Think of “low cost car” and before the Tata Nano came up you’ll most likely think of the Renault Logan. The Logan is a car designed from the beginning to be very cheap to build, which means everything is low cost down to the design of the car’s exterior and interior, which feature shapes that are technically easy to cast and mould, etc.
You’d think that the Logan would do well in India but for some reason the Mahindra Renault Logan flopped. Last year’s sales only justified a production run of well under 20,000 units per annum – less than a third of Mahindra’s planned capacity of 50,000 units. The Mahindra Renault JV lost 4.9 billion rupees in the 2008/09 financial year.
The Indian-majority 51:49 JV is currently scaling down its business to adjust to lower than expected sales of the Logan. Everything will be slashed down to a level of business that supports only 500 units sales per month – that’s just 6,000 a year! India is a huge huge country with a massive customer base and that’s really low considering in Malaysia we saw the Perodua Myvi hit just over 7,000 registrations in November 2009 while the Saga did just over 6,000. Even moving up the price segments, a total of 791 Honda Civics were registered in November. So 500 a month in India is low.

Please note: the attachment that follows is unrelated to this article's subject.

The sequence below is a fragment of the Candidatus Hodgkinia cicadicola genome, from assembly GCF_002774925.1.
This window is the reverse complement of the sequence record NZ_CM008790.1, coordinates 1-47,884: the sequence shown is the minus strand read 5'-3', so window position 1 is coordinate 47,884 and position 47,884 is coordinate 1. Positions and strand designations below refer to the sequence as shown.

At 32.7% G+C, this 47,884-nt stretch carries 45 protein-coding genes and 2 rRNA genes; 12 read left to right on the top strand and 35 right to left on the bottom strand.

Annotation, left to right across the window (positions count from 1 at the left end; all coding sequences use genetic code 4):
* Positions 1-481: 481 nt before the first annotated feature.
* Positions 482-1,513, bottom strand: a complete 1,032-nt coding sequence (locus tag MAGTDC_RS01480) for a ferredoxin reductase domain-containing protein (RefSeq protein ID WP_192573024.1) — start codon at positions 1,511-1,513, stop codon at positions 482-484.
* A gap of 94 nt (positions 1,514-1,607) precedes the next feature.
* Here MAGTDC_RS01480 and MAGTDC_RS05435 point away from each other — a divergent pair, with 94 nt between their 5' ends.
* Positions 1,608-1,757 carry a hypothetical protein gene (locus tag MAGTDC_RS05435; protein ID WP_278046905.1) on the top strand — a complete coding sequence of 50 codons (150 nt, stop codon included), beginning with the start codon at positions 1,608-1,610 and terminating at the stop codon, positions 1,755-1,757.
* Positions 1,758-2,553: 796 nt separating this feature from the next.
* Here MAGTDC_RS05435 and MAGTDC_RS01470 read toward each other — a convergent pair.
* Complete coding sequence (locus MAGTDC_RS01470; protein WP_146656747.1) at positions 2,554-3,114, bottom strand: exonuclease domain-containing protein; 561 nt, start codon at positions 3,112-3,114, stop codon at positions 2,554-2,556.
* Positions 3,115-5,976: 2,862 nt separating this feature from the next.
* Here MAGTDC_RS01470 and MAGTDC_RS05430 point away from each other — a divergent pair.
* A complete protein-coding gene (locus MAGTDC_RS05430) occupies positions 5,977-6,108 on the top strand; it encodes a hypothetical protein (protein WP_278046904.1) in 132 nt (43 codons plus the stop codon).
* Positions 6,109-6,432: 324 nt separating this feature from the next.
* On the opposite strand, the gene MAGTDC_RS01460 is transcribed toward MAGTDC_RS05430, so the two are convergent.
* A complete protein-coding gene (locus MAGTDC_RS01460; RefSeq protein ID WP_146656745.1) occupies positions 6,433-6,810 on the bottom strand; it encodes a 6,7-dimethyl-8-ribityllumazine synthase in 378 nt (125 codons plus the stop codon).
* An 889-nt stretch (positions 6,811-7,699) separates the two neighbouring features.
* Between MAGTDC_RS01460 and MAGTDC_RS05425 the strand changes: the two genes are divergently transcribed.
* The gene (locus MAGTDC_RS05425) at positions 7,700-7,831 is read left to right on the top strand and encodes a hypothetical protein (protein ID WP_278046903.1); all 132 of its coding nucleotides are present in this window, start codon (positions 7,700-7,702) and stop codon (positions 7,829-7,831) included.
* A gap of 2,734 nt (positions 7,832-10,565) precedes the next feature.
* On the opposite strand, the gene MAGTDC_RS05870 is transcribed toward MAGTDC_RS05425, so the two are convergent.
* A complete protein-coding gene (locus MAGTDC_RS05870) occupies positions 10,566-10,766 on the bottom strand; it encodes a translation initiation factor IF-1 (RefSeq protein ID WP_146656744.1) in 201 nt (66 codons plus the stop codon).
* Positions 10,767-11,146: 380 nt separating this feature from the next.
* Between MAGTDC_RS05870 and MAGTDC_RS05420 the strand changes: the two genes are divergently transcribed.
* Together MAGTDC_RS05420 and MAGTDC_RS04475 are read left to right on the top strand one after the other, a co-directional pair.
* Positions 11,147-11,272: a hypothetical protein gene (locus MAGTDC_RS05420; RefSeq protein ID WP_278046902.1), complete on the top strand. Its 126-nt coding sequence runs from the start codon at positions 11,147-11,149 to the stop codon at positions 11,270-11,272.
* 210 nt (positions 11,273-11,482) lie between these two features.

The Logan’s failure is attributed to various factors – its higher price due to escalating material costs due to a rising Euro, a less than desirable low-cost styling which did not gel well to the tastes of an increasingly sophisticated Indian consumer’s tastebuds, etc.
Rising material costs due to forex is a real issue to the Logan as it is claimed that over half the Logan’s content is imported, and current volumes do not justify localization of supply in India. The Logan’s size is also over 4 meters in length so it is in one excise tax bracket too high.
I know many unrelated stories somehow end up being related to Proton in the comments but in this case I feel it is worth mentioning that these cases should be studied closely and taken seriously by Proton’s export team in order to ensure that a Proton entry in India is successful. For one, the Saga looks way better than the Logan so I don’t think that will be an issue! With the current Proton management’s product planning style of taking market research seriously, let’s hope that an Indian entry will be a good one.